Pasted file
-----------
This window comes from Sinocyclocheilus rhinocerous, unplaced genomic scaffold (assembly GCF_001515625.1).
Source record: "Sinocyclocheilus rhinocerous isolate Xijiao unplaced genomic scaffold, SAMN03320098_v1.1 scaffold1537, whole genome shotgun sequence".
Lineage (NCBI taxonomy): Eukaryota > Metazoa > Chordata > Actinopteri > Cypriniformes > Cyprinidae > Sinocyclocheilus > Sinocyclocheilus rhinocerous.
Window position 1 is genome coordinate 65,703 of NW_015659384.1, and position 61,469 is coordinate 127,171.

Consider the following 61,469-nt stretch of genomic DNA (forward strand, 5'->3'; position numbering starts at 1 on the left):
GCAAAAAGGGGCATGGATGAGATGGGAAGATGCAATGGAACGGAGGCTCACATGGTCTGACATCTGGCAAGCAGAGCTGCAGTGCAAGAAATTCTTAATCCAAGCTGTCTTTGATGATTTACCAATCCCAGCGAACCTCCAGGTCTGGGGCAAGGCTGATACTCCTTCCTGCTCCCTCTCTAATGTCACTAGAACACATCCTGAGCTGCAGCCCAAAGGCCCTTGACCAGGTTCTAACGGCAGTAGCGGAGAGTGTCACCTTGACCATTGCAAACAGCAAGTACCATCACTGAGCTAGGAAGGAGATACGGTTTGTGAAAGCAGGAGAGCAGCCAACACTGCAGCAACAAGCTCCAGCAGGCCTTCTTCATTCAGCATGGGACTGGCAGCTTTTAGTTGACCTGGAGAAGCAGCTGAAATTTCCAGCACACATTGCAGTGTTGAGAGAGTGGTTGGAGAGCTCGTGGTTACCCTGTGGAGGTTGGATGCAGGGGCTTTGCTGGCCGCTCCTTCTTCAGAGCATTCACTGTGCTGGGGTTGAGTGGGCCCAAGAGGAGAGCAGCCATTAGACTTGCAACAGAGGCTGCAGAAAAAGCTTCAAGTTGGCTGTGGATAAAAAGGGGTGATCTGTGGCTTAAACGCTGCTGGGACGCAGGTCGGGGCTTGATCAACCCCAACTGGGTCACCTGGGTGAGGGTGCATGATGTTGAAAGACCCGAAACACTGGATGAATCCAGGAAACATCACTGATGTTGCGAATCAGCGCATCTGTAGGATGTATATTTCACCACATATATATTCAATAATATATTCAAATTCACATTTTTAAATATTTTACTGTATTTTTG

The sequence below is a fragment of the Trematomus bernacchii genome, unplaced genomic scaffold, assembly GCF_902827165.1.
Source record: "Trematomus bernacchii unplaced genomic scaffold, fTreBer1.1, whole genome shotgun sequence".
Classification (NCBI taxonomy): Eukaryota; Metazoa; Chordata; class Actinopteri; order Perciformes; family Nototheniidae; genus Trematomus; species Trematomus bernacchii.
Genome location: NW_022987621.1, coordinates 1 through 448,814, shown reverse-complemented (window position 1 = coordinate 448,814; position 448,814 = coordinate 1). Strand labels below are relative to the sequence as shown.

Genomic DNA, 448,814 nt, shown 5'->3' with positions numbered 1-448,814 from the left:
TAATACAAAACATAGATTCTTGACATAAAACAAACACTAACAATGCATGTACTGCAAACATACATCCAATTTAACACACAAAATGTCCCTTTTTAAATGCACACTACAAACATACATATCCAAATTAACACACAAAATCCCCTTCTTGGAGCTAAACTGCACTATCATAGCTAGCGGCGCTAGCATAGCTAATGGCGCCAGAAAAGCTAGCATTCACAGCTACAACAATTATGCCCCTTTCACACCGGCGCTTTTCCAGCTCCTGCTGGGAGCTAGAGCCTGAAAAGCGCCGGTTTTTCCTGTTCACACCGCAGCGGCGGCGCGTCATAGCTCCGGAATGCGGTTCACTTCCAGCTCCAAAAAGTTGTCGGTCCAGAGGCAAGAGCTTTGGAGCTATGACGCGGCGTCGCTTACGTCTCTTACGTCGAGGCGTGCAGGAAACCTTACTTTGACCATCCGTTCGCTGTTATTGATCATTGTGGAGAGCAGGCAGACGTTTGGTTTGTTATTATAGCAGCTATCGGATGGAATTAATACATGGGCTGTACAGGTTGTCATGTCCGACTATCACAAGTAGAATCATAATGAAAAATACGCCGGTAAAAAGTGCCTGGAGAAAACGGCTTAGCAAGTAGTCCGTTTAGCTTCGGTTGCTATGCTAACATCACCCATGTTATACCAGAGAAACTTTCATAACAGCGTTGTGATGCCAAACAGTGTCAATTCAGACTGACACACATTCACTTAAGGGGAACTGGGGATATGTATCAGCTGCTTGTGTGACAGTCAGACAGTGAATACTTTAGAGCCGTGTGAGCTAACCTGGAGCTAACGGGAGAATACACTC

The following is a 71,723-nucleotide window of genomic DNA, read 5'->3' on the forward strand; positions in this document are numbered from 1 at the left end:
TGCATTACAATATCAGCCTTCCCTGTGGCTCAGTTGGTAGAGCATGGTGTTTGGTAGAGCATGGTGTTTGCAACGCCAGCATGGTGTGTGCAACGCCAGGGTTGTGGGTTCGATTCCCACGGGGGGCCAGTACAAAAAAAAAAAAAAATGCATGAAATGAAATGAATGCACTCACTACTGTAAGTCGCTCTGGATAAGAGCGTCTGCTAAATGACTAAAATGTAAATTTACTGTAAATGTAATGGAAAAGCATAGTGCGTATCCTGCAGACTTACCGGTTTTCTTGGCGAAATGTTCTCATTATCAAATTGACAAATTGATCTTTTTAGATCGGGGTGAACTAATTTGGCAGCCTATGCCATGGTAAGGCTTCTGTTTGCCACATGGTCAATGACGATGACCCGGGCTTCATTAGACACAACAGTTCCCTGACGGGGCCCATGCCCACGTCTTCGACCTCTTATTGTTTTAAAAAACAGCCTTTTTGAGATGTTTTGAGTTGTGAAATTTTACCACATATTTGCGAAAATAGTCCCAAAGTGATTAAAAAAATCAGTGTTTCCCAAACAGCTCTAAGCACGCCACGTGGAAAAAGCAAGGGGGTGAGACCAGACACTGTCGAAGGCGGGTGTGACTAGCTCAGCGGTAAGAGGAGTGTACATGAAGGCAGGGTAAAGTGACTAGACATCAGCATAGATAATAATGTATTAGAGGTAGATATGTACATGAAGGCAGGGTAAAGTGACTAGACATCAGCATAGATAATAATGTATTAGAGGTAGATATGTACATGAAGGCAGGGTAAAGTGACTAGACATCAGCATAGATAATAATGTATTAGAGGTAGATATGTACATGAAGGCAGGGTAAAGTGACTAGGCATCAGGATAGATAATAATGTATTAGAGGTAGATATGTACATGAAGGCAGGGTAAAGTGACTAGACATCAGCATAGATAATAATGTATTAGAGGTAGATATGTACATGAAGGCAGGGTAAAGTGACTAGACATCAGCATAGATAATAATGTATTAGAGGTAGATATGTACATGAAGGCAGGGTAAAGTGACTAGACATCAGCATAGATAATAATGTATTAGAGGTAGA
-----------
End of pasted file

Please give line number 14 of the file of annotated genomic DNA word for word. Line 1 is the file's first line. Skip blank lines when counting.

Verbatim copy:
TGCATTACAATATCAGCCTTCCCTGTGGCTCAGTTGGTAGAGCATGGTGTTTGGTAGAGCATGGTGTTTGCAACGCCAGCATGGTGTGTGCAACGCCAGGGTTGTGGGTTCGATTCCCACGGGGGGCCAGTACAAAAAAAAAAAAAAATGCATGAAATGAAATGAATGCACTCACTACTGTAAGTCGCTCTGGATAAGAGCGTCTGCTAAATGACTAAAATGTAAATTTACTGTAAATGTAATGGAAAAGCATAGTGCGTATCCTGCAGACTTACCGGTTTTCTTGGCGAAATGTTCTCATTATCAAATTGACAAATTGATCTTTTTAGATCGGGGTGAACTAATTTGGCAGCCTATGCCATGGTAAGGCTTCTGTTTGCCACATGGTCAATGACGATGACCCGGGCTTCATTAGACACAACAGTTCCCTGACGGGGCCCATGCCCACGTCTTCGACCTCTTATTGTTTTAAAAAACAGCCTTTTTGAGATGTTTTGAGTTGTGAAATTTTACCACATATTTGCGAAAATAGTCCCAAAGTGATTAAAAAAATCAGTGTTTCCCAAACAGCTCTAAGCACGCCACGTGGAAAAAGCAAGGGGGTGAGACCAGACACTGTCGAAGGCGGGTGTGACTAGCTCAGCGGTAAGAGGAGTGTACATGAAGGCAGGGTAAAGTGACTAGACATCAGCATAGATAATAATGTATTAGAGGTAGATATGTACATGAAGGCAGGGTAAAGTGACTAGACATCAGCATAGATAATAATGTATTAGAGGTAGATATGTACATGAAGGCAGGGTAAAGTGACTAGACATCAGCATAGATAATAATGTATTAGAGGTAGATATGTACATGAAGGCAGGGTAAAGTGACTAGGCATCAGGATAGATAATAATGTATTAGAGGTAGATATGTACATGAAGGCAGGGTAAAGTGACTAGACATCAGCATAGATAATAATGTATTAGAGGTAGATATGTACATGAAGGCAGGGTAAAGTGACTAGACATCAGCATAGATAATAATGTATTAGAGGTAGATATGTACATGAAGGCAGGGTAAAGTGACTAGACATCAGCATAGATAATAATGTATTAGAGGTAGA